Aside from the obvious unspoken taboos –– among them:  we must not rhyme, we must not get too emotional, or serious or wordy or––I realized that we must also not use direct statement, we must not rhapsodize or grieve, or long for, or philosophize –– too much –– or indulge in too many musical rhythms, or in too much pleasure.  All of which Roethke did, and was loved for doing, once.

Of course Roethke too was in a way stuck in his time and what was acceptable.  But he experimented continually, learned from his predecessors, found his own style/s, and did something brand new  more than twice.  (Check out I AM, SAYS THE LAMB.) The latter is most difficult.  Doing something new takes not only courage, but a great deal of trust in going your own way.  It may also take a recognition, at times, of the boxes we’ve been in, are in, even as we think ourselves “now” and “cool”.  (Which is the first sign of being––passe?  As soon as you can say “new”, it’s old.  Who was it who said There is no such thing as the avant garde?) This is all subconscious, of course.  It’s impossible to see the nose on your face when you keep wanting to be all the other noses in your mirror. Which may all be clones, too.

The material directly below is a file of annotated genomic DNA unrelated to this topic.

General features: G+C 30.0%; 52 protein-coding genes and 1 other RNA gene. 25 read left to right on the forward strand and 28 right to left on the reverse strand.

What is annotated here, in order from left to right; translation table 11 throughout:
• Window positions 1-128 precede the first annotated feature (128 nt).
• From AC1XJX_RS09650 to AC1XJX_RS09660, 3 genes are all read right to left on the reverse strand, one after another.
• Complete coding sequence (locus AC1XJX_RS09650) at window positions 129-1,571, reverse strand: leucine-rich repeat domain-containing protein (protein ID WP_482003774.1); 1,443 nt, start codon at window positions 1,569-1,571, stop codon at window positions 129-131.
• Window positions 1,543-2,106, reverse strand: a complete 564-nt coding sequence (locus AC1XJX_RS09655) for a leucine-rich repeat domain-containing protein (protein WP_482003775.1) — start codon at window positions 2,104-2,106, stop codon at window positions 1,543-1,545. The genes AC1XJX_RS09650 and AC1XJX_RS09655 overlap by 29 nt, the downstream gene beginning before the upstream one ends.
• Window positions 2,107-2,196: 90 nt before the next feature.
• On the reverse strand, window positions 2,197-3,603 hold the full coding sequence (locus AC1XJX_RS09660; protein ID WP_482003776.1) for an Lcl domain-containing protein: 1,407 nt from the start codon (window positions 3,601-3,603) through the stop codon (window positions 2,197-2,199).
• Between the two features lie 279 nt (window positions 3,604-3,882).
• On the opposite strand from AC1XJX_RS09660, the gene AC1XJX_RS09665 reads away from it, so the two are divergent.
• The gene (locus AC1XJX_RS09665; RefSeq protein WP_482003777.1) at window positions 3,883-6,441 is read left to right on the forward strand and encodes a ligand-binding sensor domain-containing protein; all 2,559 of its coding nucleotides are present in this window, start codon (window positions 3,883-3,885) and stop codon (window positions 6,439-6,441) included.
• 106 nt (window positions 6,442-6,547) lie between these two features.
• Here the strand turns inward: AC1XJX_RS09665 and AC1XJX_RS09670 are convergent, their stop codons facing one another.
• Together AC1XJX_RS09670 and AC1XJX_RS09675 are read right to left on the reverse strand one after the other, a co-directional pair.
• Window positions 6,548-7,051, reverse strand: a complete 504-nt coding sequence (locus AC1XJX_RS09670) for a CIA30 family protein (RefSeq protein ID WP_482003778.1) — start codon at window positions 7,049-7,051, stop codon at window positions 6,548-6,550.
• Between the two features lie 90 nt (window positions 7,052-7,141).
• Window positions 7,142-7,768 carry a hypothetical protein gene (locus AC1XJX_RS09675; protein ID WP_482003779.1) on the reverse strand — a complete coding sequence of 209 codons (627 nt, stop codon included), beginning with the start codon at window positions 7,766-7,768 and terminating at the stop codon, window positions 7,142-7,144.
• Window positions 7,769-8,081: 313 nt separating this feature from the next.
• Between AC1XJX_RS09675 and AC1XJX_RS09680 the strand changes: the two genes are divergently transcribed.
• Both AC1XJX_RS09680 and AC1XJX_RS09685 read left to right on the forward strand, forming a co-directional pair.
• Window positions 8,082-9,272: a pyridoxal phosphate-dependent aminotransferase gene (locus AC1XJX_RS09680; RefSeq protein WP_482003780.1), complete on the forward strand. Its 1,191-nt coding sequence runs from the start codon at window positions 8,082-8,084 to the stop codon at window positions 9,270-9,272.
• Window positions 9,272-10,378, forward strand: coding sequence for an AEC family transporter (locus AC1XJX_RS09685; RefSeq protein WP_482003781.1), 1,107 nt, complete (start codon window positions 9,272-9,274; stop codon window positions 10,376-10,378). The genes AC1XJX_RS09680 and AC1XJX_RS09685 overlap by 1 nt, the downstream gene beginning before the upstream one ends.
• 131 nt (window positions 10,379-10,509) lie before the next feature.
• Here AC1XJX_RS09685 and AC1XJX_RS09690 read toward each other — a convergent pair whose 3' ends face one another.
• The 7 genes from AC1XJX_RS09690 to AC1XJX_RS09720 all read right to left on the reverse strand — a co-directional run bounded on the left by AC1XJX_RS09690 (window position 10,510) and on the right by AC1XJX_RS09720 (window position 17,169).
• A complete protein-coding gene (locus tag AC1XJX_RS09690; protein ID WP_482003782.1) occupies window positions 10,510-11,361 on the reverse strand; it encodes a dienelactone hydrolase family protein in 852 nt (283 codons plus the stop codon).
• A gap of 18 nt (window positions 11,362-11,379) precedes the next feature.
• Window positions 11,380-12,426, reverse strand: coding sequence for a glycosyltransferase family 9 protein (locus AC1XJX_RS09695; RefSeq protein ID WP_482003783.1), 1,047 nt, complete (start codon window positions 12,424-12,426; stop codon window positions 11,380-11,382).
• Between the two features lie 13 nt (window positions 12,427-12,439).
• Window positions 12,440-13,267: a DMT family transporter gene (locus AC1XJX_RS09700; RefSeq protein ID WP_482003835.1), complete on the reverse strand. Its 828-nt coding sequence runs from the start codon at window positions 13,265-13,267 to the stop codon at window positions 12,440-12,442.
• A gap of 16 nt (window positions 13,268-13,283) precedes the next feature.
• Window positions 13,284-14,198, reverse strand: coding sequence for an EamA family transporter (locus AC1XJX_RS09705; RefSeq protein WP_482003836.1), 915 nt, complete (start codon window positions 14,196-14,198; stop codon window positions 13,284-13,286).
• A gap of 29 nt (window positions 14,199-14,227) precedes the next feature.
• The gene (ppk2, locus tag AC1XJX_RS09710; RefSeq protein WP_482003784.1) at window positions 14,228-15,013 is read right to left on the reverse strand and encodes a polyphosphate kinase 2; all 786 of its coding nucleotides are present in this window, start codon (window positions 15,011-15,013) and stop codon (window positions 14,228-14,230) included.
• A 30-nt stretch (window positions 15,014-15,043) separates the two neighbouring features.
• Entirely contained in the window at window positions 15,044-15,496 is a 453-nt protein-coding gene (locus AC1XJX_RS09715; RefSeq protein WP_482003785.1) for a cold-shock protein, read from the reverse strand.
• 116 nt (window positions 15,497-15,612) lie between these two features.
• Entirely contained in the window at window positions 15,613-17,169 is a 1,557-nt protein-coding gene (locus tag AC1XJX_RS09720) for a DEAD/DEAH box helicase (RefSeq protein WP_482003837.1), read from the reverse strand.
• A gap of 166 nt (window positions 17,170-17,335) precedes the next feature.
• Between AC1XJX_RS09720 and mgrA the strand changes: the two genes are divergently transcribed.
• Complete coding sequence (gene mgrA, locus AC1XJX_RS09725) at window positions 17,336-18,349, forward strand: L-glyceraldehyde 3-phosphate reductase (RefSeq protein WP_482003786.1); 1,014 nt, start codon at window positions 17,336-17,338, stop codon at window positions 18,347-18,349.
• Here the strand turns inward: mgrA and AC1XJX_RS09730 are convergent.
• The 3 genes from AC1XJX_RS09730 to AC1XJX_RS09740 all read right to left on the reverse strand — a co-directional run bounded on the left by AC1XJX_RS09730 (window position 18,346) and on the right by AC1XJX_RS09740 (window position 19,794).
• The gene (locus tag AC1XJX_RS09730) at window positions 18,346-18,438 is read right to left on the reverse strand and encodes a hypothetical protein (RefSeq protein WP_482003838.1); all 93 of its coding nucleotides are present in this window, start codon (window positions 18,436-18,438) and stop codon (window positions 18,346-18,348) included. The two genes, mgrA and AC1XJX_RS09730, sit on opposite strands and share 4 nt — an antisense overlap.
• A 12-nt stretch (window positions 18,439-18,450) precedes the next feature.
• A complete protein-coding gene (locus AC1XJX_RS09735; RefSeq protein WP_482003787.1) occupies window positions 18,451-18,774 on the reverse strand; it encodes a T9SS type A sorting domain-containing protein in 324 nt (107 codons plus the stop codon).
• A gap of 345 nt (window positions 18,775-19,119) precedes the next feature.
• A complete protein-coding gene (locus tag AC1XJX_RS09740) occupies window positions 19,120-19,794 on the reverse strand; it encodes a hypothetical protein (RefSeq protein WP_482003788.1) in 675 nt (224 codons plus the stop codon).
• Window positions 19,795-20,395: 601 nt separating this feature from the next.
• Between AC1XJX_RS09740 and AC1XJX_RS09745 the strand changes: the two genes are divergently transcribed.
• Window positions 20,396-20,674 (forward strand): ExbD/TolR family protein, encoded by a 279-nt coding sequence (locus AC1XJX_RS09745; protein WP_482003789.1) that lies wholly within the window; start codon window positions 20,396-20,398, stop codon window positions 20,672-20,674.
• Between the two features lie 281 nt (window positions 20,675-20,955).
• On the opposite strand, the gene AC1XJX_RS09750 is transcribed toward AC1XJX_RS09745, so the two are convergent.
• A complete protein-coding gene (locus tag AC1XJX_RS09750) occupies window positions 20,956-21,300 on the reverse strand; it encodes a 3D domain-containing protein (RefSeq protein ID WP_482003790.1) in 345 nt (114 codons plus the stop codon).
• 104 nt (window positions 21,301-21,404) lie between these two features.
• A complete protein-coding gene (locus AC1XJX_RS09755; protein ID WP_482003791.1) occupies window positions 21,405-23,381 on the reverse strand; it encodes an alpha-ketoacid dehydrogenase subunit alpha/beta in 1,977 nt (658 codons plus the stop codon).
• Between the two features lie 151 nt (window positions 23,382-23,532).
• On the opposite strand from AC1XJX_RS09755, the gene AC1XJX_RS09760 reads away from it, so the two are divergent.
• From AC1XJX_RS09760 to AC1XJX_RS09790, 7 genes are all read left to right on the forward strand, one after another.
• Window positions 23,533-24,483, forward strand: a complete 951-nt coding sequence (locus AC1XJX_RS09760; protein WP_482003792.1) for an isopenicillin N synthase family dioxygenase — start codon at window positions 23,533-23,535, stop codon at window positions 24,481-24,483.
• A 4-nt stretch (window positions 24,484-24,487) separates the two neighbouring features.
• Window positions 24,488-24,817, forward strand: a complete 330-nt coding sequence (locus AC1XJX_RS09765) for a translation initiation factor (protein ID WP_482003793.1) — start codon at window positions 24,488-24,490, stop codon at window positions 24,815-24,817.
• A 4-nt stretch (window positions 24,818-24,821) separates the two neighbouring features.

Roethke grew up in a plant nursery, and he made use of his obsession with nature, and wanted to crawl into a slug and be the glorious, insufferable slug, down to the slug-mush––instead of talking about a slug.  He was ripping out his being.  He let himself sink into his excess, which is also not cool to some of us.  And––as we sometimes hate to realize––might not be so easy.

But it’s his book, Words for the Wind, that first drew me in, years ago, along with Plath, who was influenced by Roethke, who was influenced by Stevens, who was influenced by Whitman –– so I hear.

These poems are blatantly adoring.  (My lizard, my lively writher/May your limbs never wither… from “Wish for a Young Wife”).  This from a man of height and heft.  Who gave him the nerve to be this delicate?   The freedom that poets are supposed to have so much of, takes a hell of a lot of permission.